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The Interpreter
@Interpreter_Mag
Russian-to-English translation journal, with original analysis and commentary on Russia's foreign & domestic policy.
Interpreter_Mag
OSCE Representative on Human Trafficking Purveys Russian Propaganda Story of 'Organ-Trafficking' in Ukraine
7 years
Veteran Russian Human Rights Group to Curtail Operations
Despite Further Refutations Even From Separatist Leaders, Mass Graves, 'Organ-Trafficking' Disinformation Still Circulates

The representative for the issue of human trafficking at the Organization for Security and Cooperation in Europe (OSCE), Kazakhstan's Amb. Madina Jarbusynova, has used an appearance on Ukrainian TV to fuel a false claim by the Russian state media of Ukrainian atrocities including "organ-trafficking".

The claim was based on comments about a mass grave found outside of Donetsk from a pro-Russian Latvian activist Einars Graudins  who claimed to be an OSCE expert. He was subsequently disavowed by OSCE and the "organ-trafficking" story in fact discounted by the separatists' prime minister Aleksandr Zakharchenko himself who explained -- after a day of sensational Russian state media reports -- that he was referring to other graves of combatants who died from shrapnel wounds, accounting for the missing intestines.


As we reported, the Russian state and pro-Kremlin private media have been making exaggerated claims related to a discover of a mass grave outside of Donetsk with 9 victims, falsely claiming that it had "40" victims, based on a  mis-reporting of Zakharchenko's remarks, and then "400" based on misleading statements from separatist leaders and a pro-Russian Latvian activist. The Russian media has claimed there was evidence of "organ-trafficking" made from the exhumation of the bodies -- and first misleadingly cited a pro-Russian Latvian activist who had not actually been at the exhumation of the graves, then triumphantly cited a Ukrainian TV show as "proof" of "OSCE's" claims.

Translation: Special representative Madina Jarbusynova on the work of OSCE in combatting human trafficking in Ukraine.

At 7:35, Amb. Jarbusynova says (translation by The Interpreter):

"Last week at the annual meeting on the implementation of obligations in the human rights field (OSCE HDIM), there was a statement from the mass media -- not the mass media, but non-governmental groups working in this sphere about how allegedly, in the east of Ukraine, graves were found where, according to evidence, these bodies were found without their internal organs, so here the question is raised that there exists possibly trafficking in organs. At this meeting it was stated that observers from the OSCE mission will carefully investigate this information, that it should not be politicized. Facts are needed that confirm whether this took place."


This story-telling is in keeping with a frequent technique of Russia (and for that matter, Kazakhstan) in first claiming some atrocity has occurred (if committed by Ukrainians) (or not occurred, if Russia is blamed) and then insisting that an international investigation is absolutely needed to clarify the story -- even though the claim was concocted in the first place by disinformation specialists.

This was the case, for example, with Russian claims of the use of white phosphorous by Ukrainian army, for which no evidence was found, and which was the subject of Russian state media broadcasts with footage used from Syria, claimed falsely to be from Ukraine.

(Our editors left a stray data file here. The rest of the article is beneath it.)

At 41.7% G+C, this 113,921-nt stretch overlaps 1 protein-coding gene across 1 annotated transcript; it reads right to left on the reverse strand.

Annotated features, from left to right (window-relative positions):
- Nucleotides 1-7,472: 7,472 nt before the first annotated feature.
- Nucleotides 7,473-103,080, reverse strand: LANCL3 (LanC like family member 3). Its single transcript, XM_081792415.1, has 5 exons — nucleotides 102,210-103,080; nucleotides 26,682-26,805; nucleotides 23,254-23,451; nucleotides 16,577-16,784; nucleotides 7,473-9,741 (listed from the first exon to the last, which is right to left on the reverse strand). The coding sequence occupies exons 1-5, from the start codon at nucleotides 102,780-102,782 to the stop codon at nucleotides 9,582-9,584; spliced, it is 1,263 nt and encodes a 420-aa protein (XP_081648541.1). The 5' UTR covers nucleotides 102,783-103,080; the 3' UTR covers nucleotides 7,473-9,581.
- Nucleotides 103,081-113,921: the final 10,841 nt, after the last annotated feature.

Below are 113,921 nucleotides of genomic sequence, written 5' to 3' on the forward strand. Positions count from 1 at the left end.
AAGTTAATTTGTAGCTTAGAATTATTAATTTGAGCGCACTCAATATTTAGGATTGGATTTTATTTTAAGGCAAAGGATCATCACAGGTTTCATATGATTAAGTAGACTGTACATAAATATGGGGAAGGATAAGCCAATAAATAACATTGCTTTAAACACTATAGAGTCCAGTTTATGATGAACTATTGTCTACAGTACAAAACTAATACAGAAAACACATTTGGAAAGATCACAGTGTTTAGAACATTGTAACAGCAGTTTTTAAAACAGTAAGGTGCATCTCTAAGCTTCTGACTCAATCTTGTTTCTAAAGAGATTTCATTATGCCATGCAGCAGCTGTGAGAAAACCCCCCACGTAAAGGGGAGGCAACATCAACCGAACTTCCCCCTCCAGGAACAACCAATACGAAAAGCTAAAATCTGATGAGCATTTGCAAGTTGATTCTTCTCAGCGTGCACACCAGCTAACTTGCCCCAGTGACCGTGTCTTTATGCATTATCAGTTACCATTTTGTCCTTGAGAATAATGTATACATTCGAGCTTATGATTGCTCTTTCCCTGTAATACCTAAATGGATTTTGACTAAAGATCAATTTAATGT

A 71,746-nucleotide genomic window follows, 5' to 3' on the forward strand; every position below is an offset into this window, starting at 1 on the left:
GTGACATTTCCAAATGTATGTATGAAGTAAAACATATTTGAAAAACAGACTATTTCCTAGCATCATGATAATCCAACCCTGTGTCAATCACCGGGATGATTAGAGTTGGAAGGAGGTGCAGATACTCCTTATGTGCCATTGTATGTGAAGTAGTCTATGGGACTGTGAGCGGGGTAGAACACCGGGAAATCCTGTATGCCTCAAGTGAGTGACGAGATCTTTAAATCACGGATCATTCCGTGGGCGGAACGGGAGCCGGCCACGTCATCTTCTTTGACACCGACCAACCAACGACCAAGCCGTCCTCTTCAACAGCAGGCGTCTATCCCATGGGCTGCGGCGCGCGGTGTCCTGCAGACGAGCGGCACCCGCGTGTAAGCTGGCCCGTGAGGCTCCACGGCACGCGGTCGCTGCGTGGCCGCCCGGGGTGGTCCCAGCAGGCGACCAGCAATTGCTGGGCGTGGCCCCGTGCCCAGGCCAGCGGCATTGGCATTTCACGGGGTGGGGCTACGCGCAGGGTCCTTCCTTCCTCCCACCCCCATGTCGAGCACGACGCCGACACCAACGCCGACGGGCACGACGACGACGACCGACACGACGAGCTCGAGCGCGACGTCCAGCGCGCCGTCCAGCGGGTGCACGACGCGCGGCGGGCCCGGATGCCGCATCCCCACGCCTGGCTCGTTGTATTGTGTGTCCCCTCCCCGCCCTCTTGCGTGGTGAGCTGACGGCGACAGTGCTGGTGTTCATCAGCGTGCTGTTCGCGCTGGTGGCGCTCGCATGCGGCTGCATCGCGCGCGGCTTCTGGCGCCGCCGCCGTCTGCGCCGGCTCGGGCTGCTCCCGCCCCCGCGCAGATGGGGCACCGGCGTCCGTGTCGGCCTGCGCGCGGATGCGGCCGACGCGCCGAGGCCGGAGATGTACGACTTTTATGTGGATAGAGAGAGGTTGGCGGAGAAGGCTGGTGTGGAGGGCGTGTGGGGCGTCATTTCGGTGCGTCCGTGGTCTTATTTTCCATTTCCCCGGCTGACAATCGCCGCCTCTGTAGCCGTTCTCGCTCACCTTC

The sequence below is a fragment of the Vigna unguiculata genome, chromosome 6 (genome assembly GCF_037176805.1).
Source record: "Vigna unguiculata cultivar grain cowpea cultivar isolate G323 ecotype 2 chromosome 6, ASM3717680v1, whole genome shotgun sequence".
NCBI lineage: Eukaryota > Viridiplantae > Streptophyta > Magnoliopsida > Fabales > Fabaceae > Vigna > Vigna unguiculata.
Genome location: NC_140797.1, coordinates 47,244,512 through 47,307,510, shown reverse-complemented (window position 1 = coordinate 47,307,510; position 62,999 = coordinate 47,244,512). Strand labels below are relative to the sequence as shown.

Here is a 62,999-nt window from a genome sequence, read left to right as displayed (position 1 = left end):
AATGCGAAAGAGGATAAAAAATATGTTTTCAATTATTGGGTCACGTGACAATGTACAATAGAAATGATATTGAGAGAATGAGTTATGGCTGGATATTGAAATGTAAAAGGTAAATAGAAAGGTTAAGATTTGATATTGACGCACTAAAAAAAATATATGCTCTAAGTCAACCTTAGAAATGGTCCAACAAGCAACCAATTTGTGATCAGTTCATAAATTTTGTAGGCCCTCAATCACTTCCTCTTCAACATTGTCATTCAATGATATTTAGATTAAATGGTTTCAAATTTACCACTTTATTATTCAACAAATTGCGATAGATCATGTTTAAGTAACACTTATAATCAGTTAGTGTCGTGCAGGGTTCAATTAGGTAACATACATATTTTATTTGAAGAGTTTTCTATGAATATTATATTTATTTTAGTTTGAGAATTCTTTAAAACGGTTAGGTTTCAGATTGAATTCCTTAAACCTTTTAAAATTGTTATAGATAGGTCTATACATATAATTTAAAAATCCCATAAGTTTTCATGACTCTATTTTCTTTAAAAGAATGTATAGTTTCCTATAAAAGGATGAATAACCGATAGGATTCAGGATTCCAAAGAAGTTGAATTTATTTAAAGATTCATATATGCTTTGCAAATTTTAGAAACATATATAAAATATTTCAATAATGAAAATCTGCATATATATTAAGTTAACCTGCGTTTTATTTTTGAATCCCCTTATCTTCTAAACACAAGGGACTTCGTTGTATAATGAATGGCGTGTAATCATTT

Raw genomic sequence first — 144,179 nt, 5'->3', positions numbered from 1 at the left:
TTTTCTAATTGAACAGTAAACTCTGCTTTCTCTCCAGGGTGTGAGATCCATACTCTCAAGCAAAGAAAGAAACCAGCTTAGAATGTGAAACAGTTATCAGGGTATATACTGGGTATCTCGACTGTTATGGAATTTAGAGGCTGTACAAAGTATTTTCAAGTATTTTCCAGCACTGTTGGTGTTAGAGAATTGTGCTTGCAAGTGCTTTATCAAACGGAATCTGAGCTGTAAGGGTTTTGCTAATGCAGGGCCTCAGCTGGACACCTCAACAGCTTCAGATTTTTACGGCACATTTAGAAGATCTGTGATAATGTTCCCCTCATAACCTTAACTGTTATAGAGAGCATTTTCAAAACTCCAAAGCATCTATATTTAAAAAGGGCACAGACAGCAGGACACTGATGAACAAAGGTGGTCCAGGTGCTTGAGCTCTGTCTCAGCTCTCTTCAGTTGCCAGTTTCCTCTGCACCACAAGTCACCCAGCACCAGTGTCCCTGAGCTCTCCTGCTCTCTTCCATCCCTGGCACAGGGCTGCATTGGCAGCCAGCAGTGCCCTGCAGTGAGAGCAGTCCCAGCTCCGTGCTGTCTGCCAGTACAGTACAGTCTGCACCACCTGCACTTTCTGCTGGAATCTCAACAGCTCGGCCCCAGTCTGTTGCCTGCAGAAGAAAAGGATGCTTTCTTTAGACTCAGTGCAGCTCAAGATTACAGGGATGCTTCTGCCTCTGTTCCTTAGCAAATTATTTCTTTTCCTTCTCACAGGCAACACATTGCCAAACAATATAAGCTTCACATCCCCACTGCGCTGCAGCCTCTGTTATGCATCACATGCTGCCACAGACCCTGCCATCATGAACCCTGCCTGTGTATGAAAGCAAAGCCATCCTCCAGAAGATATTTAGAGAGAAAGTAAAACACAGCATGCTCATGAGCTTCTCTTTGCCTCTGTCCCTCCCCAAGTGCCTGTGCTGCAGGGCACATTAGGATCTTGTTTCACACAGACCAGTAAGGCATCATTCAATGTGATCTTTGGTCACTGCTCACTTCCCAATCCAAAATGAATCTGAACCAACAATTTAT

But the damage is already done as numerous people on Twitter and blogs and Russian propaganda sites begin to copy the organ-trafficking claim as "truth."



Translation: Special representative of the OSCE on combatting human trafficking Madina Jarbusynova stated that there is the possibility that bodies discovered in mass graves in Donbass could be without internal organs, which could have been sold. She stated this on the 112 Ukraina television channel.

As we reported, the story is based on remarks made by the "prime minister of the Donetsk People's Republic," Aleksandr Zakharchenko, who noted in press interviews that there could be "up to 40" persons in mass graves and that their internal organs were removed. After this story had a day to spread like wildfire, Zakharchenko walked it back, explaining that the figure of 40 was not regarding the 3 mass graves OSCE had found, and that he was  referring to other graves containing combatants both from the pro-Russian side and Ukrainian armed forces. The organs were missing because the people had died from shrapnel wounds -- he himself had not made any allegation of organ-trafficking:


"Every day we find some sort of graves which remain after the Ukrainian army. The bodies discovered without internal organs are marks of wounds. After forensic analysis they may prove how they were damaged, that these are shell wounds from the explosion of mines. The ones I spoke about (earlier) -- these are graves of my people and Ukrainian armed forces."

The propaganda campaign follows the pattern of other such operations by Russian sources which first float a falsehood and cite a seeming authority, then later provide further information even contradicting the claim of the headline, in a follow-up story the same day or the next day.

Japbursynova was notorious during the period of Kazakhstan's chairmanship of OSCE in 2010, where she threatened NGO leaders with jailing for their criticism of the Kazakh government -- which made good on the threats -- and accused Western NGOs who planned to hold an independent parallel human rights conference during the official OSCE summit in Astana as "terrorists."